University of California – San Diego

Secretary/Treasurer
Anne Gardner
Atherton, CA, USA

For More Information – Access the Full Call for Papers

Visual Law Services are Worth a Thousand Words—and Big Money (via ABA Journal)

Mike and I have been on this beat for quite a while and are happy to see this getting coverage.  The basic proposition is that dashboards, histograms, network visualization, etc. allow the end user to more effectively identify the relevant data/information.  Here are a few examples of work we have undertaken:

3D Hi-Def Visualization of the Structure in the Citation Network of the United States Supreme Court

Legal Language Explorer (Visualizing the n-gram space) 

The Structure and Complexity of the United States Code 

Computational Law Workshop @ Stanford Code X

Today Mike Bommarito and I had the pleasure of participating in the Computational Law Workshop.  It was a very solid group featuring ~20 of the top global experts participating in a true workshop format about the pressing technical issues in computational law.  It was a great exchange of ideas!

 

David Perla – Today's Legal Start-Up Ecosystem: Cambrian Explosion or Crowded House? (via ReInventLawChannel.com)

David Perla – Today’s Legal Start-Up Ecosystem: Cambrian Explosion or Crowded House? from ReInvent Law Channel on Vimeo.

R. Amani Smathers – The T Shaped 21st Century Lawyer (via ReInventLawChannel.com)

R. Amani Smathers – The T Shaped 21st Century Lawyer from ReInvent Law Channel at ReInventLawChannel.com.

The Future of Law School Innovation (Conference @ColoradoLaw)

Screen Shot 2014-04-17 at 10.35.56 AMFrom the conference announcement: “Over the last 5 years, in the fallout of the Great Recession, the legal profession has entered the era of the New Normal. Notably, a series of forces related to technological change, globalization, and the pressure to do more with less (in both corporate America and law firms) has changed permanently the legal services industry. As one article put it, firms are cutting back on hiring “in order to increase efficiency, improve profit margins, and reduce client costs.” Indeed, in its recently noted cutbacks, Weil Gotshal’s leaders remarked that it had initially expected old work to return, but came “around to the view that this is the ‘new normal.'”

The New Normal provides lawyers with an opportunity to rethink—and reimagine—the role of lawyers in our economy and society. To the extent that law firms enjoyed, or still enjoy, the ability to bundle work together, that era is coming to an end, as clients unbundle legal services and tasks. Moreover, in other cases, automation and technology can change the roles of lawyers, both requiring them to oversee processes and use technology more aggressively as well as doing less of the work that is increasingly managed by computers (think: electronic discovery). The upside is not only greater efficiencies for society, but new possibilities for legal craftsmanship.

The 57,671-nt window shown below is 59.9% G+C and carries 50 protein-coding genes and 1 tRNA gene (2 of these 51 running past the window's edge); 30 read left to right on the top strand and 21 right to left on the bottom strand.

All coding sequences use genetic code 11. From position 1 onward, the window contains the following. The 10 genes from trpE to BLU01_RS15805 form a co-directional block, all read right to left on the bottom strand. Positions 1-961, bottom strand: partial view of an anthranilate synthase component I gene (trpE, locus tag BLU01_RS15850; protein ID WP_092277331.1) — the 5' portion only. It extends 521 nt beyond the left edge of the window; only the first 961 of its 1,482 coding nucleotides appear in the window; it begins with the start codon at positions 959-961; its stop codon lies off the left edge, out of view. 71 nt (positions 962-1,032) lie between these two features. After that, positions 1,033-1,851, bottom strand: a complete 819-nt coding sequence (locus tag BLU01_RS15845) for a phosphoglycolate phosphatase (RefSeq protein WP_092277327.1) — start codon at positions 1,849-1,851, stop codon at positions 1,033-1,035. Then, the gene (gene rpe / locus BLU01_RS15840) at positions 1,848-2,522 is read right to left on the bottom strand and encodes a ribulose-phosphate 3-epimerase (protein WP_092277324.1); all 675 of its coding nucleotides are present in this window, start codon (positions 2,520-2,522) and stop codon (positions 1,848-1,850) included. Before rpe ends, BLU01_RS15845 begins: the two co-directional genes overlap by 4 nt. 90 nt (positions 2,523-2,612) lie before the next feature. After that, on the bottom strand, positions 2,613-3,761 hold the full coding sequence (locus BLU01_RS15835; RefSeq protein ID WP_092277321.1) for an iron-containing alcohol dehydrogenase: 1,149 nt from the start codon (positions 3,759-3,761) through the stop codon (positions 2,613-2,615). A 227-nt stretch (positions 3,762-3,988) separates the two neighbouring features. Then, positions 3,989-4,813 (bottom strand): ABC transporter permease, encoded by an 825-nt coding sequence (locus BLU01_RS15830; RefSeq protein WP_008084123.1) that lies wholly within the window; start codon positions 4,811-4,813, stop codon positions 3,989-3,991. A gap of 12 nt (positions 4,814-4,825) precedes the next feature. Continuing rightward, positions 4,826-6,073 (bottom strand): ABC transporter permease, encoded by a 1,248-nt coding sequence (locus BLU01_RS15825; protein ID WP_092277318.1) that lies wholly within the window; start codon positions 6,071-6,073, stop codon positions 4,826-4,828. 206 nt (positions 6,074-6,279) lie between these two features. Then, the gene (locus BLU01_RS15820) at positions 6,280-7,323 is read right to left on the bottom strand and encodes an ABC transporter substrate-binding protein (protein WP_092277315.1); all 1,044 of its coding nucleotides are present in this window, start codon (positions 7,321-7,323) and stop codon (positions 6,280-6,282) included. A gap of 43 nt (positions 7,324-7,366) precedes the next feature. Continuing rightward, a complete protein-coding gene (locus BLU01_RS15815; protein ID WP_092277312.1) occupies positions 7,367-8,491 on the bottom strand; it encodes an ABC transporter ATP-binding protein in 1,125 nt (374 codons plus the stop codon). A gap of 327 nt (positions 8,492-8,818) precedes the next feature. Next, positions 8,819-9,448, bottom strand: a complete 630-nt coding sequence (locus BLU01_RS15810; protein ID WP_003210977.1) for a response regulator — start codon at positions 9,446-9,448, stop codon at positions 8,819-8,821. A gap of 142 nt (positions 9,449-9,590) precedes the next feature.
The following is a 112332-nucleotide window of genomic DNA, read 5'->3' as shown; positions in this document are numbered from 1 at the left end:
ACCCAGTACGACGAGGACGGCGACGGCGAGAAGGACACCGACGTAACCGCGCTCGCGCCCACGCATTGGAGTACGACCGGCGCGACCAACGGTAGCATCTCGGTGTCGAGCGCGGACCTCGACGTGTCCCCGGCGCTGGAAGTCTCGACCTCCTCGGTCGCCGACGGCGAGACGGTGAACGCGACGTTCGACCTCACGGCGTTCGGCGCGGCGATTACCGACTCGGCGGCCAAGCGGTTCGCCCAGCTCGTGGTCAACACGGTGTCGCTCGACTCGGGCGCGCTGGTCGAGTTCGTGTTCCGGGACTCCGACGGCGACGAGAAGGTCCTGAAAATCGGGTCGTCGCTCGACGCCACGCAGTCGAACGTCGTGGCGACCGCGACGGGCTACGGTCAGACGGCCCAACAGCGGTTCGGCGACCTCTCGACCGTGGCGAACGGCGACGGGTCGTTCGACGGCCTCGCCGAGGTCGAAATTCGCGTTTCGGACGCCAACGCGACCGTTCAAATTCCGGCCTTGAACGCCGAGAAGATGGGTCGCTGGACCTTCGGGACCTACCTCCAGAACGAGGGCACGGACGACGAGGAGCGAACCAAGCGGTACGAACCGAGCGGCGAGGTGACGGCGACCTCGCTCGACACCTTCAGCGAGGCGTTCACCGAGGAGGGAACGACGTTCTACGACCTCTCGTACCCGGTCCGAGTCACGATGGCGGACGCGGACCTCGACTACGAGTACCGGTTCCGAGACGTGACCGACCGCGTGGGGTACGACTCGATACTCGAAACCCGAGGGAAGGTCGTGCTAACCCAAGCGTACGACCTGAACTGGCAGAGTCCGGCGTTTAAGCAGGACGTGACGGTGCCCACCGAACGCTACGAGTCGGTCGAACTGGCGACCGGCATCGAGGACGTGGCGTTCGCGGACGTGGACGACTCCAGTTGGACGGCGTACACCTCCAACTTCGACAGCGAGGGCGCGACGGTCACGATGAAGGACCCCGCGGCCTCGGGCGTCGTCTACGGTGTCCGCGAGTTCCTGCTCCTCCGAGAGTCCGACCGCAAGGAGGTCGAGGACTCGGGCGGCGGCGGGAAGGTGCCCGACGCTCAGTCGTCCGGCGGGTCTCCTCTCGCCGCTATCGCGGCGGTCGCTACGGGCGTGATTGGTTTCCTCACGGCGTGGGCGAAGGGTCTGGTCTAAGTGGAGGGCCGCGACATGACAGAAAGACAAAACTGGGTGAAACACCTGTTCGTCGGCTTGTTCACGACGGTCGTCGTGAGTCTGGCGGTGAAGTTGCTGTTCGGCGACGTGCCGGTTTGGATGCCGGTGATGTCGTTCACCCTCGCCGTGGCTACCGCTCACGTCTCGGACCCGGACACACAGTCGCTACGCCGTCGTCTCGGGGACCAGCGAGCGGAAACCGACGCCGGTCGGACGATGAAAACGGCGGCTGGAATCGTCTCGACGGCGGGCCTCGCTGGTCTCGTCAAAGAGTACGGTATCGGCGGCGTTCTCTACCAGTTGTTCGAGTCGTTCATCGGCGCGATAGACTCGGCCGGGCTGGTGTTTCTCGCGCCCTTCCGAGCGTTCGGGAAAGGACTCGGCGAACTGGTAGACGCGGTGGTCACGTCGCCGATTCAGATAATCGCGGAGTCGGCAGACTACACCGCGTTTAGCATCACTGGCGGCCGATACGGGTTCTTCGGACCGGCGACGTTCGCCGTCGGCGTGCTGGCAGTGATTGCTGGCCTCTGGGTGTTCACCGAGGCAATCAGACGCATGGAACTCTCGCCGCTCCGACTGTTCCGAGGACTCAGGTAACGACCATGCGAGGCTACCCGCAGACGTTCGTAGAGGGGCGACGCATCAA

The emerging craft of lawyering in the New Normal is likely to require lawyers to be both entrepreneurial and fluent with a range of competencies that will enable them to add value for clients. Apropos of the trends noted above, there are emerging opportunities for “legal entrepreneurs” in a range of roles from legal process management to developing technologies to manage legal operations (such as overseeing automated processes) to supporting online dispute resolution processes. In other cases, effective legal training as well as domain specific knowledge (finance, sales, IT, entrepreneurship, human resources, etc.) can form a powerful combination that prepares law school grads for a range of opportunities (business development roles, financial operations roles, HR roles, etc.). In both cases, traditional legal skills alone will not be enough to prepare law students for these roles. But the proper training, which builds on the traditional law school curriculum and goes well beyond it including practical skills, relevant domain knowledge (e.g., accounting), and professional skills (e.g., working in teams), will provide law school students a huge advantage over those with a one-dimensional skill set.”